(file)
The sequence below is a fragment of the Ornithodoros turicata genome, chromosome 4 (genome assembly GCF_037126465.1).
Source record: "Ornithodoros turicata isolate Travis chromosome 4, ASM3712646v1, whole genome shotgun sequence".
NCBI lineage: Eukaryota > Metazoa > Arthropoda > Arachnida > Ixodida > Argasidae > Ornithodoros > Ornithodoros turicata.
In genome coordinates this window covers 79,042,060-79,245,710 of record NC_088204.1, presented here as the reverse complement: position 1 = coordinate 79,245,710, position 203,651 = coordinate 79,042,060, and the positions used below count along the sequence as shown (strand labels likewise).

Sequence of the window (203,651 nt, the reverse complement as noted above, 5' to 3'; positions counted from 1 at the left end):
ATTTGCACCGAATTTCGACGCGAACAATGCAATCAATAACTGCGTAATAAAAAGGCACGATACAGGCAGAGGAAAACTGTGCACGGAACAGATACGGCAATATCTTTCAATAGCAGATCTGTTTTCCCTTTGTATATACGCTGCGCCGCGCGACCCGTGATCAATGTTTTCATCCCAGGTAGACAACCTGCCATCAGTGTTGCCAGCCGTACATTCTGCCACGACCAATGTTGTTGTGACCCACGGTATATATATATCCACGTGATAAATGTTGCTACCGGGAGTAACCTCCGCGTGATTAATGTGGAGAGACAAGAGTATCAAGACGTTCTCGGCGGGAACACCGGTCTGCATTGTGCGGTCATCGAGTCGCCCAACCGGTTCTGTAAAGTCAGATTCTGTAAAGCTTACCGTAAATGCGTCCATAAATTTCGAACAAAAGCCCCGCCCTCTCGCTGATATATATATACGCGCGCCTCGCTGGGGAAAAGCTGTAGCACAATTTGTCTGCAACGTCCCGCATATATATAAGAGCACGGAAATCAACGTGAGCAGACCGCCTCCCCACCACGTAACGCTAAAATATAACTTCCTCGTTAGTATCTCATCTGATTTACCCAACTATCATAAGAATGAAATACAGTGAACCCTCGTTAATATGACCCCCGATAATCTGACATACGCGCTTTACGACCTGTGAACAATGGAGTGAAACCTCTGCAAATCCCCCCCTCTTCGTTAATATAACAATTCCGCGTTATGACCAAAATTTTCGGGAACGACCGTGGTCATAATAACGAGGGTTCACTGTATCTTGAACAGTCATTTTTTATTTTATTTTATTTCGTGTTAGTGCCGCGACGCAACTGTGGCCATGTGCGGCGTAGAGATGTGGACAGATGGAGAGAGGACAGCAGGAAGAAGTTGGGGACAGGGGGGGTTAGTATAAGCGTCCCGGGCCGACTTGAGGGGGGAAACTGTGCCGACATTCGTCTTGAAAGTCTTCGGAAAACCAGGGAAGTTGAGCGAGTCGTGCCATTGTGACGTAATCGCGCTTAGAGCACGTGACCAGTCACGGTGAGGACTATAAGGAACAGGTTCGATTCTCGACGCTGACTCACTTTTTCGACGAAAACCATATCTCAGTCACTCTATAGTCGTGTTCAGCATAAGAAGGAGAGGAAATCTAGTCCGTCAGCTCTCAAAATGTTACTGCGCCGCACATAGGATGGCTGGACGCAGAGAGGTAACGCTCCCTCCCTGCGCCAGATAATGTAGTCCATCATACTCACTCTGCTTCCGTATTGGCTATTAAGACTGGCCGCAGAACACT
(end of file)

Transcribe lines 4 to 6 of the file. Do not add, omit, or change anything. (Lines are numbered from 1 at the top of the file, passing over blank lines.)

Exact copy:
In genome coordinates this window covers 79,042,060-79,245,710 of record NC_088204.1, presented here as the reverse complement: position 1 = coordinate 79,245,710, position 203,651 = coordinate 79,042,060, and the positions used below count along the sequence as shown (strand labels likewise).

Sequence of the window (203,651 nt, the reverse complement as noted above, 5' to 3'; positions counted from 1 at the left end):
ATTTGCACCGAATTTCGACGCGAACAATGCAATCAATAACTGCGTAATAAAAAGGCACGATACAGGCAGAGGAAAACTGTGCACGGAACAGATACGGCAATATCTTTCAATAGCAGATCTGTTTTCCCTTTGTATATACGCTGCGCCGCGCGACCCGTGATCAATGTTTTCATCCCAGGTAGACAACCTGCCATCAGTGTTGCCAGCCGTACATTCTGCCACGACCAATGTTGTTGTGACCCACGGTATATATATATCCACGTGATAAATGTTGCTACCGGGAGTAACCTCCGCGTGATTAATGTGGAGAGACAAGAGTATCAAGACGTTCTCGGCGGGAACACCGGTCTGCATTGTGCGGTCATCGAGTCGCCCAACCGGTTCTGTAAAGTCAGATTCTGTAAAGCTTACCGTAAATGCGTCCATAAATTTCGAACAAAAGCCCCGCCCTCTCGCTGATATATATATACGCGCGCCTCGCTGGGGAAAAGCTGTAGCACAATTTGTCTGCAACGTCCCGCATATATATAAGAGCACGGAAATCAACGTGAGCAGACCGCCTCCCCACCACGTAACGCTAAAATATAACTTCCTCGTTAGTATCTCATCTGATTTACCCAACTATCATAAGAATGAAATACAGTGAACCCTCGTTAATATGACCCCCGATAATCTGACATACGCGCTTTACGACCTGTGAACAATGGAGTGAAACCTCTGCAAATCCCCCCCTCTTCGTTAATATAACAATTCCGCGTTATGACCAAAATTTTCGGGAACGACCGTGGTCATAATAACGAGGGTTCACTGTATCTTGAACAGTCATTTTTTATTTTATTTTATTTCGTGTTAGTGCCGCGACGCAACTGTGGCCATGTGCGGCGTAGAGATGTGGACAGATGGAGAGAGGACAGCAGGAAGAAGTTGGGGACAGGGGGGGTTAGTATAAGCGTCCCGGGCCGACTTGAGGGGGGAAACTGTGCCGACATTCGTCTTGAAAGTCTTCGGAAAACCAGGGAAGTTGAGCGAGTCGTGCCATTGTGACGTAATCGCGCTTAGAGCACGTGACCAGTCACGGTGAGGACTATAAGGAACAGGTTCGATTCTCGACGCTGACTCACTTTTTCGACGAAAACCATATCTCAGTCACTCTATAGTCGTGTTCAGCATAAGAAGGAGAGGAAATCTAGTCCGTCAGCTCTCAAAATGTTACTGCGCCGCACATAGGATGGCTGGACGCAGAGAGGTAACGCTCCCTCCCTGCGCCAGATAATGTAGTCCATCATACTCACTCTGCTTCCGTATTGGCTATTAAGACTGGCCGCAGAACACT